Washington: The Giant Magellan Telescope`s third primary mirror is going to be unveiled at the University of Arizona`s Steward Observatory Mirror Lab on December 6, 2013.
The combined surface area of the three mirrors created to date surpasses that of any existing telescope and will enable astronomers to peer more deeply into space than ever before once the telescope is completed.
Patrick McCarthy, Giant Magellan Telescope Project Director, said that the technology used to design and construct the telescope is breathtaking, but the answers it may provide as to the beginnings of time itself will be staggering.
The first of a new generation of "extremely large telescopes," or "ELTs," the Giant Magellan Telescope will have a mirror array consisting of seven 27-foot- (8.4-meter-) diameter mirror segments.
The telescope is anticipated to begin operation in 2020 with four mirror segments completed, making it the largest telescope in the world. When its final stages of construction are complete, it will have ten times the resolution of the Hubble Space Telescope.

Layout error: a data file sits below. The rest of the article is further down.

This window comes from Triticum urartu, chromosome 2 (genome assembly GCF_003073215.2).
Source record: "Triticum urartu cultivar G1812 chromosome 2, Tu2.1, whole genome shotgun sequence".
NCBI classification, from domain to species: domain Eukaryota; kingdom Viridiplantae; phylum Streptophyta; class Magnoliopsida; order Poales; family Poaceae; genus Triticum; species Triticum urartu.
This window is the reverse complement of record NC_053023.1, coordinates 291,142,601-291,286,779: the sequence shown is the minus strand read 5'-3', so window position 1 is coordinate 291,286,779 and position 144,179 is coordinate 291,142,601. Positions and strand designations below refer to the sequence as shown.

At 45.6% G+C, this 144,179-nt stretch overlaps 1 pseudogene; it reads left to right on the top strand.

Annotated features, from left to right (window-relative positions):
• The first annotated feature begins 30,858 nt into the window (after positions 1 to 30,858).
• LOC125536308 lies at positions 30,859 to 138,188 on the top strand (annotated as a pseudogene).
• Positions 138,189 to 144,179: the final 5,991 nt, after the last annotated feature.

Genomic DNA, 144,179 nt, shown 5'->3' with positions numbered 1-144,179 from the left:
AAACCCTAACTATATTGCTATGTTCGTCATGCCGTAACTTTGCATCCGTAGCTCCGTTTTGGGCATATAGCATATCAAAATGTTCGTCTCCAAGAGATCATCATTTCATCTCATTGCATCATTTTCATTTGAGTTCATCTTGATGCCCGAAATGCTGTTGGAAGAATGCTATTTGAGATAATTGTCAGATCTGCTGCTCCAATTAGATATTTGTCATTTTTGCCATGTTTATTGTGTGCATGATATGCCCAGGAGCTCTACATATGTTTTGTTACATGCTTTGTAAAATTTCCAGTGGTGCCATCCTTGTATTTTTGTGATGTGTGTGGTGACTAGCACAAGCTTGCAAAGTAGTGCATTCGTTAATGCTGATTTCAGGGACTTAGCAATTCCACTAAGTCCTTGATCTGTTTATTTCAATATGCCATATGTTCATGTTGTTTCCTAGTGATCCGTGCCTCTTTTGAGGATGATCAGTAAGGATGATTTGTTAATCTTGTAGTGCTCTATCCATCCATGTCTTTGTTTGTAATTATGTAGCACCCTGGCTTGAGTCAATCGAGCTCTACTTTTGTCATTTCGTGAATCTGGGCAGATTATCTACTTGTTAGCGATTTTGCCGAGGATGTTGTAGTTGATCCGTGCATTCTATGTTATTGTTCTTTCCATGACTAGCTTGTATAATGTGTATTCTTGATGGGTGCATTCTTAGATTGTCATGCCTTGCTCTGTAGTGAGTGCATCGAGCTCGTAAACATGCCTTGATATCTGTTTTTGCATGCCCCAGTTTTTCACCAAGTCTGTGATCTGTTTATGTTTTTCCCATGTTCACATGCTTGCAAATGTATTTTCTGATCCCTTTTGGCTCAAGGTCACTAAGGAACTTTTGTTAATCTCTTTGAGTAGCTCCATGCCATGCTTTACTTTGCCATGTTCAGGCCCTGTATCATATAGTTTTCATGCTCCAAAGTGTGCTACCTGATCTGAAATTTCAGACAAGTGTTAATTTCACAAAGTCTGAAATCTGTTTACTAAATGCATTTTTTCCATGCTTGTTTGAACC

Each of the Giant Magellan Telescope`s mirrors is the product of cutting edge technology and processing. Cast in a custom-built rotating furnace that reaches approximately 2,100 degree Fahrenheit, they each weigh about 20 tons, yet their internal architecture features an intricate honeycomb pattern that allows them to regulate temperature quickly while remaining extremely rigid.
Additionally, each mirror is meticulously polished and evaluated to create a surface that is so smooth that no imperfection is taller or deeper than a twentieth of a wavelength of light-one millionth of an inch. Details of the mirror making process can be seen here.
The third mirror - dubbed "GMT3" - was cast in August at the Steward Observatory Mirror Lab.